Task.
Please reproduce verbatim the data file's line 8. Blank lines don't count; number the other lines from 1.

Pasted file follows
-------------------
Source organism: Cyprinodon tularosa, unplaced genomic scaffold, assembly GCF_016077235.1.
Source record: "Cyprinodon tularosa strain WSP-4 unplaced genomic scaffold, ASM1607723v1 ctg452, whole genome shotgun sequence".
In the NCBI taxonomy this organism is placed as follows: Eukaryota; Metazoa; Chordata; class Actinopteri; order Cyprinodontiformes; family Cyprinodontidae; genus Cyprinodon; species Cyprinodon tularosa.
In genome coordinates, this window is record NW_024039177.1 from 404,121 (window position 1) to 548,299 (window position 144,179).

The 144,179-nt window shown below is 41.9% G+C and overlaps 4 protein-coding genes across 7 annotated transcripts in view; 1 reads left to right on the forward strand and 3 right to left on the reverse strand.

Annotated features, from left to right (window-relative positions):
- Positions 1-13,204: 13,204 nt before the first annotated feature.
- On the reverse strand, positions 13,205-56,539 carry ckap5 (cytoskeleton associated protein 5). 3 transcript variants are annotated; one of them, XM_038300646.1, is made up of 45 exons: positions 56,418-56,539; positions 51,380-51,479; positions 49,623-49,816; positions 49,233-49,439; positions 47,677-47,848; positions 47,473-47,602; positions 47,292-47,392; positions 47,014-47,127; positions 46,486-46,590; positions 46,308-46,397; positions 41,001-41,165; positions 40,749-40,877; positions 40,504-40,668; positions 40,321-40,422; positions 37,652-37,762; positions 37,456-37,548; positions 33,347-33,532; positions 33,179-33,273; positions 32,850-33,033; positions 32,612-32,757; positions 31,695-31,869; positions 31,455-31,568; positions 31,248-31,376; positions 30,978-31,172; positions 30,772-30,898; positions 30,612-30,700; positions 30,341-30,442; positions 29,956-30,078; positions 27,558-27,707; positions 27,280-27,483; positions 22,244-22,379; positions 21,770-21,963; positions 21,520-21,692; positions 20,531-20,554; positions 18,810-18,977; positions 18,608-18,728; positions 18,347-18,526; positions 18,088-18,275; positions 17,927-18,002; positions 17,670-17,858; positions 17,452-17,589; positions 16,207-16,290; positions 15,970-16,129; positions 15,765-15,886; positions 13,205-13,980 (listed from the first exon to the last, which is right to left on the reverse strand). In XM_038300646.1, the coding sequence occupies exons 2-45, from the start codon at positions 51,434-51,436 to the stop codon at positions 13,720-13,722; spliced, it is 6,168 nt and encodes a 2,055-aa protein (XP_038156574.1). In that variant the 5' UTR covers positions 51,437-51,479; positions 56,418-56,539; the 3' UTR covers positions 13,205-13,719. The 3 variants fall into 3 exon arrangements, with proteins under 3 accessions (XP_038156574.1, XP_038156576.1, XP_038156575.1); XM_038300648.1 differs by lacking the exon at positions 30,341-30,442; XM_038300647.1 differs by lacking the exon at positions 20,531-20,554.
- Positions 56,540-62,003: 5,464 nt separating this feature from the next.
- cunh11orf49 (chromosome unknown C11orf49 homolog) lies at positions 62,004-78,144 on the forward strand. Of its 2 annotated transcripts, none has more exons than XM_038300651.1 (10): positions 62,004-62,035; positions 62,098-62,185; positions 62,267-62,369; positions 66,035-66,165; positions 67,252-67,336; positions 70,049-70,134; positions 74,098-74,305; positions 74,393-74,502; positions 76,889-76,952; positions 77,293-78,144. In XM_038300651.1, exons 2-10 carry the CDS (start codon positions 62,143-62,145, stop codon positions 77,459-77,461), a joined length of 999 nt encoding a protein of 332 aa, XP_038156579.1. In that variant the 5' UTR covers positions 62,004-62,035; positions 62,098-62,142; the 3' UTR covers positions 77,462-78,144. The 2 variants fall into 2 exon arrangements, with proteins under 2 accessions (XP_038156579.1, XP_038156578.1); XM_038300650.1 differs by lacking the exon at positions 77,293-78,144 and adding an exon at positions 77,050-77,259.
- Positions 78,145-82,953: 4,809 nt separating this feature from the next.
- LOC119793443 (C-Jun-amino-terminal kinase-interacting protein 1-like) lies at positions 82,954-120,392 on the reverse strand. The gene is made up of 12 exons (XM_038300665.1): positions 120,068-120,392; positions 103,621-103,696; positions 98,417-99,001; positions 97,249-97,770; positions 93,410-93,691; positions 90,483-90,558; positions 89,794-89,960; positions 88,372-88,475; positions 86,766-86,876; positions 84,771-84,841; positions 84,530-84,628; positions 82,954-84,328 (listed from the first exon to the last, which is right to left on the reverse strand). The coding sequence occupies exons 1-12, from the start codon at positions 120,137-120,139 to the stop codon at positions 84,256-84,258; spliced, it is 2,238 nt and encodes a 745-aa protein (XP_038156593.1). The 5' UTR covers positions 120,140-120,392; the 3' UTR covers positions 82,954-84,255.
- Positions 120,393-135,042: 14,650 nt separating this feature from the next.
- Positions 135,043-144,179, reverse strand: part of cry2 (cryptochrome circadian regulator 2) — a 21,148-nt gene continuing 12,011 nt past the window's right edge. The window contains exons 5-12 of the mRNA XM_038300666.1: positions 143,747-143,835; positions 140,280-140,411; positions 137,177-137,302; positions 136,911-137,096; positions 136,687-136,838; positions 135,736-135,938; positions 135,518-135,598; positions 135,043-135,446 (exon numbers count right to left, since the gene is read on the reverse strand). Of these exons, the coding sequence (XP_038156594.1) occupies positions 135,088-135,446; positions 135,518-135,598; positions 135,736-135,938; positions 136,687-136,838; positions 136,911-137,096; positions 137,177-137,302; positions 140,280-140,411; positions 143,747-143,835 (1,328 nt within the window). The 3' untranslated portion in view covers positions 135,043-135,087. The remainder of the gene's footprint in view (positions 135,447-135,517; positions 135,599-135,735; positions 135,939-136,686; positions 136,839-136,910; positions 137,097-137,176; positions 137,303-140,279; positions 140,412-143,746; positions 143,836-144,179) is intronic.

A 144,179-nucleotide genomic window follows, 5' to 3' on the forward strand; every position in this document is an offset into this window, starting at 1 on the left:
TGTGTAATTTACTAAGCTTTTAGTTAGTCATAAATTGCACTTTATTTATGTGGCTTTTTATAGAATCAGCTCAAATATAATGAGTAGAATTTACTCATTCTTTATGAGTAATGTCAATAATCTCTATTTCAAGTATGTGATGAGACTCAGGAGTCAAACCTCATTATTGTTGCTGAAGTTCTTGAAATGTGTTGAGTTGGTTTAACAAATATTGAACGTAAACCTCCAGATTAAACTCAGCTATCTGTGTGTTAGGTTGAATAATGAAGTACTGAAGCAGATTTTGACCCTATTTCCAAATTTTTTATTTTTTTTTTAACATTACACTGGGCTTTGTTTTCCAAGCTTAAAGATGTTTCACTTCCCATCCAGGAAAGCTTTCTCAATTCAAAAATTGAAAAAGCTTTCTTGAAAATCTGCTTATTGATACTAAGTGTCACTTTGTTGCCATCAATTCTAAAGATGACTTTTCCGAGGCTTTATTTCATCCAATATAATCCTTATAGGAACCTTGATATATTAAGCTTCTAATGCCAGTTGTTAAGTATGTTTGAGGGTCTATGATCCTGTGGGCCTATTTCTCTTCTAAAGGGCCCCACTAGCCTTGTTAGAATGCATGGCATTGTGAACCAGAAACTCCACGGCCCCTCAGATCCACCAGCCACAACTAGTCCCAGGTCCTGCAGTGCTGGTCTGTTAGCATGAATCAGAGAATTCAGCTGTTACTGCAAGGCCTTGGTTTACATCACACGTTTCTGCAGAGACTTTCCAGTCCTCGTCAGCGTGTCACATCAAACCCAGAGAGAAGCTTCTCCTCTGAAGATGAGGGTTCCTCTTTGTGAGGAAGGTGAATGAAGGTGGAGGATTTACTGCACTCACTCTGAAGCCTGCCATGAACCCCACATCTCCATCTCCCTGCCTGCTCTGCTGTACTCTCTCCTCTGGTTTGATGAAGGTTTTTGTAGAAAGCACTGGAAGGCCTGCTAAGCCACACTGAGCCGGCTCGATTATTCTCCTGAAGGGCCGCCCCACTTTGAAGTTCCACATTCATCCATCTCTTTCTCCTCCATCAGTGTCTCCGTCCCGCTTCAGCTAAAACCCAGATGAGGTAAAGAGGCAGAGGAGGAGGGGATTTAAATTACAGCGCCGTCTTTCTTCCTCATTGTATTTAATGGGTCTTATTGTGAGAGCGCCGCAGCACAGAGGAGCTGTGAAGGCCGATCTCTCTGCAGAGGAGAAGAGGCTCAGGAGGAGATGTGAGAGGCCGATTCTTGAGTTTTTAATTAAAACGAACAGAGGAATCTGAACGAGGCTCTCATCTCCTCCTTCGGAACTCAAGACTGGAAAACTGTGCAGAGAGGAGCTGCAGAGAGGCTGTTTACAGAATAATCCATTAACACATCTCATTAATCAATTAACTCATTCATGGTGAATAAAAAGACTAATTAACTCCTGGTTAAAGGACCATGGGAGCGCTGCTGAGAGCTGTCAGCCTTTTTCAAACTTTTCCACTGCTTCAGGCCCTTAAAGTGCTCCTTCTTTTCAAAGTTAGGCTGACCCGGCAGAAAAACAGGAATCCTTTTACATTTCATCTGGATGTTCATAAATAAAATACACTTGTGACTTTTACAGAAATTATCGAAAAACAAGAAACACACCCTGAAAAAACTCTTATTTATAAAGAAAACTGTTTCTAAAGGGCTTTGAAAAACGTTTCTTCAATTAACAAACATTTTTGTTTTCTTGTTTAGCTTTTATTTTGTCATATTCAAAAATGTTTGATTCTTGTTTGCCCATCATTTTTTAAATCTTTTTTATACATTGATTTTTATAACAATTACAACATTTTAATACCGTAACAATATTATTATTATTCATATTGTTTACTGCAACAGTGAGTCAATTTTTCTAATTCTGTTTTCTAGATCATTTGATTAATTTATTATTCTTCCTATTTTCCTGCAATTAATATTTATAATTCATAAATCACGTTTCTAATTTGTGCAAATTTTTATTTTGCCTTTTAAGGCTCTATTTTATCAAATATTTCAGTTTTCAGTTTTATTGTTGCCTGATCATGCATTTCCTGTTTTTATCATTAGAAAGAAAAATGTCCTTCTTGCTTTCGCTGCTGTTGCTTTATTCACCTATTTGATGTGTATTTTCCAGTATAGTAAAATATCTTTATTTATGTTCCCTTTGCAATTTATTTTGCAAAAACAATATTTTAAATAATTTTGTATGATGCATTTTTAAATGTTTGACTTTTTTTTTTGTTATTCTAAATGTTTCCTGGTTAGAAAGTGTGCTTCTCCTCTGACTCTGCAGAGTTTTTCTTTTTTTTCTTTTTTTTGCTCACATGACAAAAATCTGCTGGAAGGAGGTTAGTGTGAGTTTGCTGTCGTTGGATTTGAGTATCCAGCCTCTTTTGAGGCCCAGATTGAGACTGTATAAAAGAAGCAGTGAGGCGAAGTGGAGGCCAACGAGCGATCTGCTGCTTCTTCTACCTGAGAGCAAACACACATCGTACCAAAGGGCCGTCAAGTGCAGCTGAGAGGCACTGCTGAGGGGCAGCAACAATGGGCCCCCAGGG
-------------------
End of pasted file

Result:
- On the reverse strand, positions 13,205-56,539 carry ckap5 (cytoskeleton associated protein 5). 3 transcript variants are annotated; one of them, XM_038300646.1, is made up of 45 exons: positions 56,418-56,539; positions 51,380-51,479; positions 49,623-49,816; positions 49,233-49,439; positions 47,677-47,848; positions 47,473-47,602; positions 47,292-47,392; positions 47,014-47,127; positions 46,486-46,590; positions 46,308-46,397; positions 41,001-41,165; positions 40,749-40,877; positions 40,504-40,668; positions 40,321-40,422; positions 37,652-37,762; positions 37,456-37,548; positions 33,347-33,532; positions 33,179-33,273; positions 32,850-33,033; positions 32,612-32,757; positions 31,695-31,869; positions 31,455-31,568; positions 31,248-31,376; positions 30,978-31,172; positions 30,772-30,898; positions 30,612-30,700; positions 30,341-30,442; positions 29,956-30,078; positions 27,558-27,707; positions 27,280-27,483; positions 22,244-22,379; positions 21,770-21,963; positions 21,520-21,692; positions 20,531-20,554; positions 18,810-18,977; positions 18,608-18,728; positions 18,347-18,526; positions 18,088-18,275; positions 17,927-18,002; positions 17,670-17,858; positions 17,452-17,589; positions 16,207-16,290; positions 15,970-16,129; positions 15,765-15,886; positions 13,205-13,980 (listed from the first exon to the last, which is right to left on the reverse strand). In XM_038300646.1, the coding sequence occupies exons 2-45, from the start codon at positions 51,434-51,436 to the stop codon at positions 13,720-13,722; spliced, it is 6,168 nt and encodes a 2,055-aa protein (XP_038156574.1). In that variant the 5' UTR covers positions 51,437-51,479; positions 56,418-56,539; the 3' UTR covers positions 13,205-13,719. The 3 variants fall into 3 exon arrangements, with proteins under 3 accessions (XP_038156574.1, XP_038156576.1, XP_038156575.1); XM_038300648.1 differs by lacking the exon at positions 30,341-30,442; XM_038300647.1 differs by lacking the exon at positions 20,531-20,554.